“However, after a few generations, when men prospered in the land and the elves retreated to the forest for safety, their came another man, He was the great-great-great grandson of Flannigan Elliot. His name was Grant Elliot, and he was a fine hunter. He stumbled across a stone circle one day, and stepped inside it for a moment for there was a deer he had been following for some time just ahead of him through some bushes. Imagine his surprise when an elf stepped out from behind a bush and asked his business. Elliot told him the truth, being honest, but still he was brought before the king. Elliot was soon loved by all the elfish people and many gifts were exchanged. He had heard stories from his father and grandfather about the Magical Folk and had interest in their lives. He learned their language, made many good friends, including the mother and wife of the king. His name was spoken over the entire elfish kingdom of Dunnion, which is the kingdom we are in right now.” Valkin turned to Mary with a smile, and took another drink of water, stopping the legend long enough for a passing guard to leave.

“As a quick side note, though Mary and we elves already know this, our kingdom’s name means ‘Strength’. We are very proud of our defensive abilities.” He cleared his throat. The three children leaned forward again, eager for him to continue the story.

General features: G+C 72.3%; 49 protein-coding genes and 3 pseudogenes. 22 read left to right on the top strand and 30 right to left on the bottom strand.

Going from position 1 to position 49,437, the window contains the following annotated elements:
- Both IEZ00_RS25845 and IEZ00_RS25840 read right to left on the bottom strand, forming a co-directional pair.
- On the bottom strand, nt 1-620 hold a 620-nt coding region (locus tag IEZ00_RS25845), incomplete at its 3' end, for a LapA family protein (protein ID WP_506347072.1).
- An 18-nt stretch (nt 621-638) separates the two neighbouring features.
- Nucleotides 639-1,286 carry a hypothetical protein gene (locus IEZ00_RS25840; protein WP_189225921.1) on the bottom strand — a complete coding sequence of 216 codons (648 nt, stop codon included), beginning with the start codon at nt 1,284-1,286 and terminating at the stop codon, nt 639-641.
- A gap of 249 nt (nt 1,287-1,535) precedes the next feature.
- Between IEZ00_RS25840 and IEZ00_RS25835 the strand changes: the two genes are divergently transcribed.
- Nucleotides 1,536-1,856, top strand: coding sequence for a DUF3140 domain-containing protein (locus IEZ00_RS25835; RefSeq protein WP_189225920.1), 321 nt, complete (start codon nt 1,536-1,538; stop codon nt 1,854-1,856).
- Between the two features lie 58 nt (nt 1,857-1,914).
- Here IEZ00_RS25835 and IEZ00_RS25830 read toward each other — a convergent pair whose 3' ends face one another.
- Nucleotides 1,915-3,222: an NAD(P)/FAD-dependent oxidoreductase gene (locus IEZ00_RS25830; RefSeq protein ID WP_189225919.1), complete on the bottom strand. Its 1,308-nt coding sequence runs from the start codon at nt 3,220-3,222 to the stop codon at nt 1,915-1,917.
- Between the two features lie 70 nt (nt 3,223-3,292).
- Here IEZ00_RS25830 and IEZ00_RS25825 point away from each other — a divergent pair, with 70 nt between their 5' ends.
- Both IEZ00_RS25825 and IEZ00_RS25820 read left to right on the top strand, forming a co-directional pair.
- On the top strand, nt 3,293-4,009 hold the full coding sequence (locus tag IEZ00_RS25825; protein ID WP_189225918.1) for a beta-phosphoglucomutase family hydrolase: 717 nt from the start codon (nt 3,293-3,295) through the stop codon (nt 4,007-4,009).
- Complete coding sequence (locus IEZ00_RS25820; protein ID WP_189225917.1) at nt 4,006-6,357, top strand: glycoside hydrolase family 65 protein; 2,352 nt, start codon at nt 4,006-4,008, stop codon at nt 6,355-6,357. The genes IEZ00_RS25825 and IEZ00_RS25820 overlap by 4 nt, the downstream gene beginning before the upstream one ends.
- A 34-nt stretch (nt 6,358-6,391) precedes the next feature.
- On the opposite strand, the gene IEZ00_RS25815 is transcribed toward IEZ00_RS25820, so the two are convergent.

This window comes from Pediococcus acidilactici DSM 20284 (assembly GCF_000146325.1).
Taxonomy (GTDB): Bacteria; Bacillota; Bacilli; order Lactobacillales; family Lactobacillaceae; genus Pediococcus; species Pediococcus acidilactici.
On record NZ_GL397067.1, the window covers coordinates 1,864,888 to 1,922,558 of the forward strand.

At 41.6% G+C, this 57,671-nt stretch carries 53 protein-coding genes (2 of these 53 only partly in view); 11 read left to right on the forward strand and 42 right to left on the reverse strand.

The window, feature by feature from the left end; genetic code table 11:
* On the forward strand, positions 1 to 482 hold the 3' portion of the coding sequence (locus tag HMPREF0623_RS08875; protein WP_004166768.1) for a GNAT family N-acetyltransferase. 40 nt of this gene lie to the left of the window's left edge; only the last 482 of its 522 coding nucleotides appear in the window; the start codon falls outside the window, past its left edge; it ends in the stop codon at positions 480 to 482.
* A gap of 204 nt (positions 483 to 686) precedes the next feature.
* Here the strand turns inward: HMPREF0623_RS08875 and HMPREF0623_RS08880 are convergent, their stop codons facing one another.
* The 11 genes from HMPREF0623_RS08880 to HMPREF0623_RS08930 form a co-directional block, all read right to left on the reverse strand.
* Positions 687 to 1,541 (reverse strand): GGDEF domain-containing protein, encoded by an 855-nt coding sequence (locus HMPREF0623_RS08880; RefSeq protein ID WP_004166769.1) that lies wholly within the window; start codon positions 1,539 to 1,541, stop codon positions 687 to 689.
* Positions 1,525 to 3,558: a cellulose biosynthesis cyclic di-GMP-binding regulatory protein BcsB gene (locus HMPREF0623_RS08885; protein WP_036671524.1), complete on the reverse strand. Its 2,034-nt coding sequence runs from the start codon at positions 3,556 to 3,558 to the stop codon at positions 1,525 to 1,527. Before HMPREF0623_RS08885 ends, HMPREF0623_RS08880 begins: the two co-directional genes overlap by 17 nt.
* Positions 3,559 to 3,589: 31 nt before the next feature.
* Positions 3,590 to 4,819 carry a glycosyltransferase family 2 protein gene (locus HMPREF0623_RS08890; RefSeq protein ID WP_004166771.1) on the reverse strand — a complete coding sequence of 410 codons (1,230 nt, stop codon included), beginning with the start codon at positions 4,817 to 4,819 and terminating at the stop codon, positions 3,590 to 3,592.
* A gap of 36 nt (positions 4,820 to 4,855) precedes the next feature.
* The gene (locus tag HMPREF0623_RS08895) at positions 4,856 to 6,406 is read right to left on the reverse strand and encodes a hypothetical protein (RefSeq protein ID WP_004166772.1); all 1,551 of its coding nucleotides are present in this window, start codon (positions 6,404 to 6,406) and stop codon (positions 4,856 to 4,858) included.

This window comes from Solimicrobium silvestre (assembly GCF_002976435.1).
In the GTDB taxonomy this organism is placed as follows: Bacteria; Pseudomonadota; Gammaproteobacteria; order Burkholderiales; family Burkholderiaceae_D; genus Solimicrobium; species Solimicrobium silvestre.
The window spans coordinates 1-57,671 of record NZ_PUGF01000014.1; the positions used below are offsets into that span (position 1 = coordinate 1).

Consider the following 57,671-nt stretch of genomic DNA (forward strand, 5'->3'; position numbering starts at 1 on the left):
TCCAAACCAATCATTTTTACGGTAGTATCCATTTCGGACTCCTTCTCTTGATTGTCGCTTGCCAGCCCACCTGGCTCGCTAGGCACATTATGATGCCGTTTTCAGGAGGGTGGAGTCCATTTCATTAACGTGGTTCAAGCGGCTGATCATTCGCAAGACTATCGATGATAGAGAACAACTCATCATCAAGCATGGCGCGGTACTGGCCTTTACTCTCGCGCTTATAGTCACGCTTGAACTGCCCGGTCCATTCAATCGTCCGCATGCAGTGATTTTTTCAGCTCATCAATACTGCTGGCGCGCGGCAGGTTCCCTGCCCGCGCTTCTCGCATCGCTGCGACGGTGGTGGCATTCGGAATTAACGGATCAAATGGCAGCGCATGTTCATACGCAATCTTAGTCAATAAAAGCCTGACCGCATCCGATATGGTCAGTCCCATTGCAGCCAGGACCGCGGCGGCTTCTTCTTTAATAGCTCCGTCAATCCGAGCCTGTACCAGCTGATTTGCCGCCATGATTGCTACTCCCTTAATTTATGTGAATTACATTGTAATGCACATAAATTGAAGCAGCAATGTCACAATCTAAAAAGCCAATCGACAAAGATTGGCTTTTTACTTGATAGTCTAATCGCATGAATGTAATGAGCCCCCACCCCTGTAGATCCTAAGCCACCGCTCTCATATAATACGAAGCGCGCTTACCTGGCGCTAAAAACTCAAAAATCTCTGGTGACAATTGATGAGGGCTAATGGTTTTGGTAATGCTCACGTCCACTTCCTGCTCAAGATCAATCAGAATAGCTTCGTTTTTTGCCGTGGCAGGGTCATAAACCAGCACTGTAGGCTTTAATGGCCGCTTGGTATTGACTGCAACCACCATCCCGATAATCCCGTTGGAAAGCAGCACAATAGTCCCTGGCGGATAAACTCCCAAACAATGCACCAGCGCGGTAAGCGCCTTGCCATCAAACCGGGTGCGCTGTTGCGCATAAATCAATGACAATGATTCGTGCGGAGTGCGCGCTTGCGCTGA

“Grant Elliot decided to look into his past, feeling that he must have been linked with the elves somehow, and found that a certain elf had given a gift to his great-great-great grandfather. He searched over his house for it and at last found it in a secluded closet in a little used room. He took out the Silver Flower, and decided to find out what exactly it was.”

“During a long conversation with the king’s mother, she mentioned a mysterious legend about a silver pendent. He casually prodded for more about it, and she told him the legend, he realized that when the elf seemingly ‘disappeared from the elfish kingdom’ he really was travelling throughout the world and at last came to Scotland on his way back, he thought from a failed mission. He then met Flannigan, Grant’s great-great-great grandfather, and found him to be an honest, hardworking man. He gave the priceless pendant to him, and then promptly left. Flannigan didn’t know how precious a possession he had, and the Silver Flower was soon forgotten. That is, it was forgotten until now. Grant now knew how precious the pendant was, and he kept it safe for a long time.”

“But he grew to be an old man, and had no children to hand the pendant down to, he had to find someone who was honest and kind, and wouldn’t try to use the pendant for their own gain. After a few years, he at last found three people, siblings, who he knew would use the pendant wisely. So when the time came for the kingdom to be saved, he sent those certain humans to help our kingdom.” Valkin stopped and looked into the siblings eyes. He smiled.